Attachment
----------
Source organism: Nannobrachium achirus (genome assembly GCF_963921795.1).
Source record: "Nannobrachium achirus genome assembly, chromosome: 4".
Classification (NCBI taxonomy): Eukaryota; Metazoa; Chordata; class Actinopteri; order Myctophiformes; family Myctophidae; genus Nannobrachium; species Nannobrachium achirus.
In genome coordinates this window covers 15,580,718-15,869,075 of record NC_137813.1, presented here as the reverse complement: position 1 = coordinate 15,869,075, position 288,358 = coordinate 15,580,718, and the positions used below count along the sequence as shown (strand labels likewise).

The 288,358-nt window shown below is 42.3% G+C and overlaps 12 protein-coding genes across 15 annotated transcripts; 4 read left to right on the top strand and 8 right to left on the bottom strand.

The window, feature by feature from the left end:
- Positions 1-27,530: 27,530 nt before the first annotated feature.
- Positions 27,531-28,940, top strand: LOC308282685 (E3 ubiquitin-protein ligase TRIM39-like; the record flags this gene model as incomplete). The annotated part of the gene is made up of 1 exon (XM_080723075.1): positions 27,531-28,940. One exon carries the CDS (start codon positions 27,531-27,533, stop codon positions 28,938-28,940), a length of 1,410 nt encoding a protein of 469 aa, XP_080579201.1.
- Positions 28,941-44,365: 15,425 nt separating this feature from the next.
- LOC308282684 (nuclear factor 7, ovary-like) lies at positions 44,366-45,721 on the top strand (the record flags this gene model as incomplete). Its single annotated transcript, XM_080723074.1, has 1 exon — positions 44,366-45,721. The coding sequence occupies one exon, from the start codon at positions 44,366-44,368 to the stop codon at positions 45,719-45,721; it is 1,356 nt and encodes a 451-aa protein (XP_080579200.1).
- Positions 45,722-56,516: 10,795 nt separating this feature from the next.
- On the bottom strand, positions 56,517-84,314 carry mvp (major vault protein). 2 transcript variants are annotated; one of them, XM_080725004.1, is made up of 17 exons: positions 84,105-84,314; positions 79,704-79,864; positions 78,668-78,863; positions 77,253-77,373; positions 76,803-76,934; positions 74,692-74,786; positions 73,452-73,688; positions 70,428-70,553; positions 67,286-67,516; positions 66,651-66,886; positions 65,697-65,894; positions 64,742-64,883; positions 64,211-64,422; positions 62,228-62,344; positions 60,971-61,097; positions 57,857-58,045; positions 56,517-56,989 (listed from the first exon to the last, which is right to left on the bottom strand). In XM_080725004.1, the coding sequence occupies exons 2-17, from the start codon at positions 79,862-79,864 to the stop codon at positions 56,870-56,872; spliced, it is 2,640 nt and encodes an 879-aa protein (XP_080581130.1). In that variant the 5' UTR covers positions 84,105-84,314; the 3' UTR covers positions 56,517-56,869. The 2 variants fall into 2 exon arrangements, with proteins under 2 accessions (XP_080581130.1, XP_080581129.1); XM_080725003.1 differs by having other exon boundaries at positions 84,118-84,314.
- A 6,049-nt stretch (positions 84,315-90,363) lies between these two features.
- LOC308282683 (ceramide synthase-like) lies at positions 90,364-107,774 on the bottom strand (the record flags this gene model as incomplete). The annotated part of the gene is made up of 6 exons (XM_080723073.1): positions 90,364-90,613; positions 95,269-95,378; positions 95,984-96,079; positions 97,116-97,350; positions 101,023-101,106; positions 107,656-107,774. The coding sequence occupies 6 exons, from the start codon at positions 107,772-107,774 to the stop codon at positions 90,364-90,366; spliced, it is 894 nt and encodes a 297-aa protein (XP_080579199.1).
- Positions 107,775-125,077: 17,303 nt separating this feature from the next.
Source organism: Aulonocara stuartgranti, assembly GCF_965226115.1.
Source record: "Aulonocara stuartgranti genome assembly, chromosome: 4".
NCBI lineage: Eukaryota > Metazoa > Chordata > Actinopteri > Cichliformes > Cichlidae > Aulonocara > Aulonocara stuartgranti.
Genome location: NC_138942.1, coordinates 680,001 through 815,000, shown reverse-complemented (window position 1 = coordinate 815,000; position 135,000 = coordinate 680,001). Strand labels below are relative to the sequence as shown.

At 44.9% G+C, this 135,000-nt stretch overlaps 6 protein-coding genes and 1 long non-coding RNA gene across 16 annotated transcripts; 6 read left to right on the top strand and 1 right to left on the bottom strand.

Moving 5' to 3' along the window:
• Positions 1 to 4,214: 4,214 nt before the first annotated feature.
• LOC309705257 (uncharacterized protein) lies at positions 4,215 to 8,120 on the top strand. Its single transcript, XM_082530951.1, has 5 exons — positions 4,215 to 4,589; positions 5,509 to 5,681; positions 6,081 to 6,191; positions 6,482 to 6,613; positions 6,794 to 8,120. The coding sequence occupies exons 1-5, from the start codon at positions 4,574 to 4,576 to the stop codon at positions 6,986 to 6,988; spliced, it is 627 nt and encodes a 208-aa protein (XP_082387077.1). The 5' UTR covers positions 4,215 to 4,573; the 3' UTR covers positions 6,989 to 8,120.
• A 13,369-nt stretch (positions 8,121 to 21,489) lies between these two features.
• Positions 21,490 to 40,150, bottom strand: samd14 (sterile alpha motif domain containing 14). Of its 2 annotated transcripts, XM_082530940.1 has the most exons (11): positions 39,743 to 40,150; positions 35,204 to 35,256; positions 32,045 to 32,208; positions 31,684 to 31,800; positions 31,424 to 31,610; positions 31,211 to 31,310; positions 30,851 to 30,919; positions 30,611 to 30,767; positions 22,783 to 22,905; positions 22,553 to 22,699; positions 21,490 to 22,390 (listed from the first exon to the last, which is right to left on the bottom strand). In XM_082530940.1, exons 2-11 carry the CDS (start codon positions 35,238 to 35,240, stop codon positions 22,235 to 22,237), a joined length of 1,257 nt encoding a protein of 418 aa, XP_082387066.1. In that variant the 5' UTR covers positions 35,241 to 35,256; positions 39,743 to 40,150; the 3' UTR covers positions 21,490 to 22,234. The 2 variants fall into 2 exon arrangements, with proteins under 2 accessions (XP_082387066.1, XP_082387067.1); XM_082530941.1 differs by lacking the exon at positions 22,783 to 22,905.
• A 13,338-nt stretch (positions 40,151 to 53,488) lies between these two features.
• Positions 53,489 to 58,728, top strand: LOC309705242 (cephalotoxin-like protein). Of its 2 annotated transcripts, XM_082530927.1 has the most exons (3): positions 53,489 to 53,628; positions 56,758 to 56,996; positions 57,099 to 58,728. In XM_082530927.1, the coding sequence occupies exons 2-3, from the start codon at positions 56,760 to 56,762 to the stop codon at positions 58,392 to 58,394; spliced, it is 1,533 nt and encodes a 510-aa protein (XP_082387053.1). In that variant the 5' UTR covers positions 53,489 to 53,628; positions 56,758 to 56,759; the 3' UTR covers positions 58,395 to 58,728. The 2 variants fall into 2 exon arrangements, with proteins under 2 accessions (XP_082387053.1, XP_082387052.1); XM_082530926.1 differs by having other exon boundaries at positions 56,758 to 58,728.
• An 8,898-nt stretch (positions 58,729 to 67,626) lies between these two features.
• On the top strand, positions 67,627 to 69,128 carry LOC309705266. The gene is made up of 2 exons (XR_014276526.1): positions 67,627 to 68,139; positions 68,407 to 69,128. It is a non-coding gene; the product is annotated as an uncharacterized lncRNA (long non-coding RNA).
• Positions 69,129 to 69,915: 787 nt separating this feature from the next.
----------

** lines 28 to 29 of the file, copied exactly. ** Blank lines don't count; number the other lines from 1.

• An 8,898-nt stretch (positions 58,729 to 67,626) lies between these two features.
• On the top strand, positions 67,627 to 69,128 carry LOC309705266. The gene is made up of 2 exons (XR_014276526.1): positions 67,627 to 68,139; positions 68,407 to 69,128. It is a non-coding gene; the product is annotated as an uncharacterized lncRNA (long non-coding RNA).